Why it matters when the president calls people, even violent gang members, ‘animals’

“These aren’t people,” President Trump said Wednesday at a White House meeting with California officials. “These are animals.” In a tweet Friday morning, Trump specified that he was referring to MS-13 gang members and not “Immigrants, or Illegal Immigrants,” in general, and called this “a big difference.” Is it, though? Also, Trump has said many negative things about many groups; why should his choice of term here, regardless of whether it was applied narrowly to a murderous gang, be particularly troubling?

The answer to both questions lies in the distinction between dehumanization — seeing people as animals — and prejudice or dislike. Dehumanization is associated with hostility and antagonistic behavior, and it's not the same as dislike.

Full article here.

Collectively blaming groups for the actions of individuals can license vicarious retribution. Acts of terrorism by Muslim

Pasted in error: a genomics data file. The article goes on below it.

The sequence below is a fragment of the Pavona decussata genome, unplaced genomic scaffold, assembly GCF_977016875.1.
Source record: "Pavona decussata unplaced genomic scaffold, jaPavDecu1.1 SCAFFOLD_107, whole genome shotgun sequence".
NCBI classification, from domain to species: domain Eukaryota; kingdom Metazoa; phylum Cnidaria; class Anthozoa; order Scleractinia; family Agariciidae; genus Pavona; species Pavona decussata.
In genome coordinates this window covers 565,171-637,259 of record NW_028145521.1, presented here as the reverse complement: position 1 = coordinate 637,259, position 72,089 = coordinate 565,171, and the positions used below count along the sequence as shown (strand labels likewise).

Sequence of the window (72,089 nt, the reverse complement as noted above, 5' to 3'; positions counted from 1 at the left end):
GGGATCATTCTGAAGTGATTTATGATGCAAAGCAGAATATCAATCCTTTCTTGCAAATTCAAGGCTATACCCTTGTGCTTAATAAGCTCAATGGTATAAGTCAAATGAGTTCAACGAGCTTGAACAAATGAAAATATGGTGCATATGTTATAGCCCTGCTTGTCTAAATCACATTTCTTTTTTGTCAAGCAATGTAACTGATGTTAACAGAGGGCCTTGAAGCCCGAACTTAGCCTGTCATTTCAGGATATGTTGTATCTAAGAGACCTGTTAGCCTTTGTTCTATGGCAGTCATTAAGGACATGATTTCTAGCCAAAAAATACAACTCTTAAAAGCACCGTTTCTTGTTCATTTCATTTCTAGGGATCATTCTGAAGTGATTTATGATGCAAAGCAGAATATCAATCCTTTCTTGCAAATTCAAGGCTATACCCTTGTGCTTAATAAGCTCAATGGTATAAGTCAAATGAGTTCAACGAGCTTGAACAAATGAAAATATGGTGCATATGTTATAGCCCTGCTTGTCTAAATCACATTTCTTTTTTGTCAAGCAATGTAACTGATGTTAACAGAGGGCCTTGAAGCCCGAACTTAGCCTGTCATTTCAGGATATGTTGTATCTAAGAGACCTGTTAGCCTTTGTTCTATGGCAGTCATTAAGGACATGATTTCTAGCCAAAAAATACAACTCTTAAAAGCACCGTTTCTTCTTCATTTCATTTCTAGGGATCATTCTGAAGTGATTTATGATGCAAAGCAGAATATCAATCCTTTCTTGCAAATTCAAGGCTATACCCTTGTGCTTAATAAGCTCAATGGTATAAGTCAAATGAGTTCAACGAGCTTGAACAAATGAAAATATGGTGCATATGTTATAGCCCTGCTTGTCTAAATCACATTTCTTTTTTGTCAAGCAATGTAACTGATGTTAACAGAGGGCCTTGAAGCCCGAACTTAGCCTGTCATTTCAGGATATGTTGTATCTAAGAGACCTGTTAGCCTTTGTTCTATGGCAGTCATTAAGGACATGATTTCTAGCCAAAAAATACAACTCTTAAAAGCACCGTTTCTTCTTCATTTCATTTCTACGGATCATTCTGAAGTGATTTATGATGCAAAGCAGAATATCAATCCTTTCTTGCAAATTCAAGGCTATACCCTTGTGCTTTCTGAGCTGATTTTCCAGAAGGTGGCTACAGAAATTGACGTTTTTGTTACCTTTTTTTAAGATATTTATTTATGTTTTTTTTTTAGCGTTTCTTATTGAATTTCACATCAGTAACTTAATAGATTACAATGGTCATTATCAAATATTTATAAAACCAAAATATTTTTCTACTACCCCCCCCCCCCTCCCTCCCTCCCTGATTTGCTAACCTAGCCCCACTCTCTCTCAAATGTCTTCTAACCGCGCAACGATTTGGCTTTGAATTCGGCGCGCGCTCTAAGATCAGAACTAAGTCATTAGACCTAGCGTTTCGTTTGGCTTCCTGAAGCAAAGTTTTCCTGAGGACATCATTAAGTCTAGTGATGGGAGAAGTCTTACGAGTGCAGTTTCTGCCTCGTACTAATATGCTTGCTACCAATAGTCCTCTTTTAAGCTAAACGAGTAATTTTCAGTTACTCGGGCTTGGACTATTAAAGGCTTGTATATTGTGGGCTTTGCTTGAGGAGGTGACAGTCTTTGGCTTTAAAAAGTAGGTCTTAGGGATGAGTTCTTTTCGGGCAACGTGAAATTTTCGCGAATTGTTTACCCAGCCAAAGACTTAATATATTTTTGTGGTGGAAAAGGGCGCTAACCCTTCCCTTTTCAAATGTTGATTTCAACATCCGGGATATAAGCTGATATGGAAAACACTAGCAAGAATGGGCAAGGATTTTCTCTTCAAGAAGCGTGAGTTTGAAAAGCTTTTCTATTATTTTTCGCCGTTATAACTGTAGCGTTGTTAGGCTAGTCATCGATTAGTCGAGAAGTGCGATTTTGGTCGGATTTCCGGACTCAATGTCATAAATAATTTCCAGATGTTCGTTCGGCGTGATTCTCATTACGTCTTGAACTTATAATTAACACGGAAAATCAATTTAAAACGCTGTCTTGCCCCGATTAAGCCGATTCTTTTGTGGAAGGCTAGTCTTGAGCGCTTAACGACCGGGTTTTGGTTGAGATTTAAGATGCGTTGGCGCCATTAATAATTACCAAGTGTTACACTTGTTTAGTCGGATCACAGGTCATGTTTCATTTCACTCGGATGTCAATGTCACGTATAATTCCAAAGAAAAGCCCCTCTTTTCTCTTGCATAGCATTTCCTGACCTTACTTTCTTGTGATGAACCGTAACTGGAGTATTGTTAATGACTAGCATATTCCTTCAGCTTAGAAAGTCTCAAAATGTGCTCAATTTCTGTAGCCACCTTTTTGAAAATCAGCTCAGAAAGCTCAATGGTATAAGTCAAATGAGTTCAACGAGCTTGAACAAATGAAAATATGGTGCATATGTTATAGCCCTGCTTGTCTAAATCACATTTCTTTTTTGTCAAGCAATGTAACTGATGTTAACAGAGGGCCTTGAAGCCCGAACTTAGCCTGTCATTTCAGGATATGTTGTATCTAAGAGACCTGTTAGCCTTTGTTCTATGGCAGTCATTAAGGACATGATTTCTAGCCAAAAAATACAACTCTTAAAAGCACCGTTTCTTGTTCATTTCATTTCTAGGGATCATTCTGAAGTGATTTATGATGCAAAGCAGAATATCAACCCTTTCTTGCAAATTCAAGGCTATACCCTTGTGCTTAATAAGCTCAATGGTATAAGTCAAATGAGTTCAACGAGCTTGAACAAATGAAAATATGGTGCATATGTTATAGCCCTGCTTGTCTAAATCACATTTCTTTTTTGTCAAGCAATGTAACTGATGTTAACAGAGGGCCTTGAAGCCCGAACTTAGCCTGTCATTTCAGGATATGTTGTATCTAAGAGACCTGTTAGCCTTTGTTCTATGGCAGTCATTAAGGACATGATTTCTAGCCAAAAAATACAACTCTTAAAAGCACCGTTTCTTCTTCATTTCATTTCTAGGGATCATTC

extremists against innocents, and the spikes in anti-Muslim hate crimes against innocent Muslims that follow, suggest that
reciprocal bouts of collective blame can spark cycles of violence. How can this cycle be short-circuited? After establishing a
link between collective blame of Muslims and anti-Muslim attitudes and behavior, we used an “interventions tournament” to
identify a successful intervention (among many that failed). The “winning” intervention reduced collective blame of Muslims
by highlighting hypocrisy in the ways individuals collectively blame Muslims—but not other groups (White Americans,
Christians)—for individual group members’ actions. After replicating the effect in an independent sample, we demonstrate
that a novel interactive activity that isolates the psychological mechanism amplifies the effectiveness of the collective blame
hypocrisy intervention and results in downstream reductions in anti-Muslim attitudes and anti-Muslim behavior.